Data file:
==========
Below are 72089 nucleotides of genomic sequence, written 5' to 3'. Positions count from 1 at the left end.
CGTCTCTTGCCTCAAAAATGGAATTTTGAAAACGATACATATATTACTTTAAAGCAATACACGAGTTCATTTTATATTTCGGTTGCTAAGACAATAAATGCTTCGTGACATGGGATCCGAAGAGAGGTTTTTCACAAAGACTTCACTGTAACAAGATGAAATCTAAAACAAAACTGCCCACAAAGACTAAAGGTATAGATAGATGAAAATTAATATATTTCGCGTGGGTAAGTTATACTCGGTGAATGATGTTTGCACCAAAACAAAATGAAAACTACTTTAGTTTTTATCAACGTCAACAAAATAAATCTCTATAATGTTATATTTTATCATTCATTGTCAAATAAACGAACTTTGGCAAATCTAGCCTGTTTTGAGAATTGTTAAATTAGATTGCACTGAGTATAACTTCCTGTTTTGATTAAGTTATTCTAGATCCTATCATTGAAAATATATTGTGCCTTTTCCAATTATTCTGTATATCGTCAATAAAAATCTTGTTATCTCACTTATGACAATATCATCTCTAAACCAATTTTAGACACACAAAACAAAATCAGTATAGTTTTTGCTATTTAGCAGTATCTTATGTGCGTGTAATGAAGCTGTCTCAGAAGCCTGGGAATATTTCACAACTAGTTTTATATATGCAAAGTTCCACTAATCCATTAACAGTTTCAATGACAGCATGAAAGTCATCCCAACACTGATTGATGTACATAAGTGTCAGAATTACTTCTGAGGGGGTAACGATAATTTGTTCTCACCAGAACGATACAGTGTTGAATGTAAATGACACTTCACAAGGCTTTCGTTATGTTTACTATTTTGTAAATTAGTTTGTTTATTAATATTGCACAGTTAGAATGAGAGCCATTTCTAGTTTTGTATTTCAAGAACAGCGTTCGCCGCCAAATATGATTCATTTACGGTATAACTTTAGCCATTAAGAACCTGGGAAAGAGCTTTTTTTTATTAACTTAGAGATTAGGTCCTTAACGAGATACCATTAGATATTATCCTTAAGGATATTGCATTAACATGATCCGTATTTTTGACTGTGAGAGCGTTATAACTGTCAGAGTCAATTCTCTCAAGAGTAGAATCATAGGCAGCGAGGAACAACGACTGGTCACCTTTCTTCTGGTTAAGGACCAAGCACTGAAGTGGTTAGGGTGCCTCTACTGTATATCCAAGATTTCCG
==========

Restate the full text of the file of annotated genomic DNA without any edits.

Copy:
Below are 72089 nucleotides of genomic sequence, written 5' to 3'. Positions count from 1 at the left end.
CGTCTCTTGCCTCAAAAATGGAATTTTGAAAACGATACATATATTACTTTAAAGCAATACACGAGTTCATTTTATATTTCGGTTGCTAAGACAATAAATGCTTCGTGACATGGGATCCGAAGAGAGGTTTTTCACAAAGACTTCACTGTAACAAGATGAAATCTAAAACAAAACTGCCCACAAAGACTAAAGGTATAGATAGATGAAAATTAATATATTTCGCGTGGGTAAGTTATACTCGGTGAATGATGTTTGCACCAAAACAAAATGAAAACTACTTTAGTTTTTATCAACGTCAACAAAATAAATCTCTATAATGTTATATTTTATCATTCATTGTCAAATAAACGAACTTTGGCAAATCTAGCCTGTTTTGAGAATTGTTAAATTAGATTGCACTGAGTATAACTTCCTGTTTTGATTAAGTTATTCTAGATCCTATCATTGAAAATATATTGTGCCTTTTCCAATTATTCTGTATATCGTCAATAAAAATCTTGTTATCTCACTTATGACAATATCATCTCTAAACCAATTTTAGACACACAAAACAAAATCAGTATAGTTTTTGCTATTTAGCAGTATCTTATGTGCGTGTAATGAAGCTGTCTCAGAAGCCTGGGAATATTTCACAACTAGTTTTATATATGCAAAGTTCCACTAATCCATTAACAGTTTCAATGACAGCATGAAAGTCATCCCAACACTGATTGATGTACATAAGTGTCAGAATTACTTCTGAGGGGGTAACGATAATTTGTTCTCACCAGAACGATACAGTGTTGAATGTAAATGACACTTCACAAGGCTTTCGTTATGTTTACTATTTTGTAAATTAGTTTGTTTATTAATATTGCACAGTTAGAATGAGAGCCATTTCTAGTTTTGTATTTCAAGAACAGCGTTCGCCGCCAAATATGATTCATTTACGGTATAACTTTAGCCATTAAGAACCTGGGAAAGAGCTTTTTTTTATTAACTTAGAGATTAGGTCCTTAACGAGATACCATTAGATATTATCCTTAAGGATATTGCATTAACATGATCCGTATTTTTGACTGTGAGAGCGTTATAACTGTCAGAGTCAATTCTCTCAAGAGTAGAATCATAGGCAGCGAGGAACAACGACTGGTCACCTTTCTTCTGGTTAAGGACCAAGCACTGAAGTGGTTAGGGTGCCTCTACTGTATATCCAAGATTTCCG